I have a buggy. Not a baby buggy, but a horse buggy. It is in terrible shape now, as I had no where to store it that was out of the elements. That is rather depressing, but it is also hard to get out of my driveway with it unless someone is standing right there and looking for traffic. After all, the horse is in front of you, unlike a car where you can just pull up to the edge of the drive and look. So it is a bit more dicey getting out into the road.
Well, one day a number of years back I decided to take the horse down a road that we had not been down before. Fun! Fun! My little girl was in the back…she was probably about 8 or 9 years old then. Anyway, with a horse you just never know what will cause them to freak out…so it pays to be on alert. I mean if you are riding down the trail and there is a drainage culvert on the side of the trail…the horse may see it as a “horse eating culvert!” Horses are prey animals by nature, and so are always looking out for things that may want to eat them. One of my friends once had a horse that refused to step on a drain grate in the trail. We have a pony who will jump over a puddle like a high jumper to avoid stepping in it. Over all, though our horses are pretty good out on the road and trails. However, as I said, it pays to be alert because animals have fears too. Some drivers, who would be very cautious about running into a deer, don’t seem to understand this and will zip by a horse and rider at about 70 mph without a thought. They make the assumption that the rider has the animal (which weighs in the neighborhood of 1200 pounds) completely under their command. This may or may not be true at that moment, but moment by moment as any experienced horse person will tell you, this can change.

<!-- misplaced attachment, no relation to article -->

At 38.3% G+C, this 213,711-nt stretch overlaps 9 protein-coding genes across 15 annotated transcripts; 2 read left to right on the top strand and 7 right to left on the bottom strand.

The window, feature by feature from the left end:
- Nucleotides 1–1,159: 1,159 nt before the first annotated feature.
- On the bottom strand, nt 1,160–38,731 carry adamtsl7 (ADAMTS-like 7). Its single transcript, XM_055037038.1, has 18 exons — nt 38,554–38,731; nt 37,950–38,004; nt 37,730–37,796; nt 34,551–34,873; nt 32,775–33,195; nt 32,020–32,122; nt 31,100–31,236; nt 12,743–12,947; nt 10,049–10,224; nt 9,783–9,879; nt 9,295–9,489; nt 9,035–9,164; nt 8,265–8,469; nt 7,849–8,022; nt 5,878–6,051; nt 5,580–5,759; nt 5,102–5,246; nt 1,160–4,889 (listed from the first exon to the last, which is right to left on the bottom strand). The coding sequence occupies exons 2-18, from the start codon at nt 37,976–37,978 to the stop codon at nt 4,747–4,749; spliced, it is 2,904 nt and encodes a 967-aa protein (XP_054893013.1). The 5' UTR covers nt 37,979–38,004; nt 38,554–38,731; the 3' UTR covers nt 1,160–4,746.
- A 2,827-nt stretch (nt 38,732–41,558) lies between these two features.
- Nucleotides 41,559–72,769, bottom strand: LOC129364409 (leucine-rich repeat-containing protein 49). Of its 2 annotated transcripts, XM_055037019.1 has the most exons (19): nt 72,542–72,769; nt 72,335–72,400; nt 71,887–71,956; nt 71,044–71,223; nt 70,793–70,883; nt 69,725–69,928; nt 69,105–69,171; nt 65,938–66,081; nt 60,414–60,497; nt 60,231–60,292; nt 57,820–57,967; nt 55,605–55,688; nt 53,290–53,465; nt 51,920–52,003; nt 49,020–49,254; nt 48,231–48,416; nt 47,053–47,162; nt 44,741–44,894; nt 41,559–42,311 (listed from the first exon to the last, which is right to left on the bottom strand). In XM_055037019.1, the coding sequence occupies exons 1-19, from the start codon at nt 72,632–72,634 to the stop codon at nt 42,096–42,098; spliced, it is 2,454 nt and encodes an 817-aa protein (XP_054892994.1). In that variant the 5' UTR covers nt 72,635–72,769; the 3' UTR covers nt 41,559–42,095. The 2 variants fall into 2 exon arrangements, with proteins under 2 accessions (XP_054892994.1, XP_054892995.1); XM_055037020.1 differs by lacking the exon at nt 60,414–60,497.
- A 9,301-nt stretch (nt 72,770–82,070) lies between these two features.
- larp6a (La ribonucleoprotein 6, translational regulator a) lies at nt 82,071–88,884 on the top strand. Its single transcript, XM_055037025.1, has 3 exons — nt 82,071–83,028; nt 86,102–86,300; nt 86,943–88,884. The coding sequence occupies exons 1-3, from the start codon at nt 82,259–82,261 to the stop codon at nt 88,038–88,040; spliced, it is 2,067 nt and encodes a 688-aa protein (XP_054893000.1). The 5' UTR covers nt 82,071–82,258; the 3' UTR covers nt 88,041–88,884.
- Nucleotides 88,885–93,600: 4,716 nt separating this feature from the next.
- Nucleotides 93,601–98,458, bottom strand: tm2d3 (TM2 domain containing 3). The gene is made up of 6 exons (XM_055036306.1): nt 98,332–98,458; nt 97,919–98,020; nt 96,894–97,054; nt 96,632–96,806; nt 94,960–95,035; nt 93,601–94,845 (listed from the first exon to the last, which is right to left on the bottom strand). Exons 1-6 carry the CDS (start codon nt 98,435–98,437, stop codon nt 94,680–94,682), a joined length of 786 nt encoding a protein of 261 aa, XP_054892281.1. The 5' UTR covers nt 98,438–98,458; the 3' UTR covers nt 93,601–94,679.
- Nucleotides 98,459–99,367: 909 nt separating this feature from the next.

It is all about relationship…how much does your horse trust you?!! My horse trusts me very much, but we had a rocky start when she was young, so it took a long time for me to convince her that I was in charge and trustworthy. The reason for our rocky start was that although I was a good rider, I was not good at ground work, and my horse was a baby so that was all we could do. As I said, it took a long time to overcome both of our fears and work out our relationship. I am a much more able horse person now than I was when I got her. Trial by fire and all. God really looked out for me while I was learning. He also looked out for my horse. Foxy has always been a bit spooky about new things and being aware of this, I am on alert. She has calmed way down as she has gained age and experience. I mean when she was a filly a milk jug scared her so badly that if you just showed one to her she was off and running. As she reached riding age it was the sound of the ice in a water bottle hitting the side of the bottle….you better toss that bottle and hang on for dear life. However, by the time she was five we could at least show her a milk jug, and could ride her with a bottle of ice water and wear a rain poncho on her. She had come a long way, and had a lot of trail miles under her girth (so to speak as a girth is the closest thing to a belt that a horse wears).
Anyway, so my horse has become a really good trail horse, but at this point in her life she still had a bit of the spook in her. (Though it is still a mystery how her mind works, as she walked right by a huge, huge, and did I mention how huge the combine and tractor were that she walked by with the buggy on the road? I was naturally praying non-stop as soon as I saw we were going to have to walk past that thing!)
So we were going down this road we had not been on before in the buggy and the kid was in the back. Suddenly this horse was saying with all her body language, “Oh Oh Oh No! I have never seen a bird that big in my entire life! I am having none of this! I am positive it is going to eat me! I am going to turn this buggy around on a dime and run for the hills!”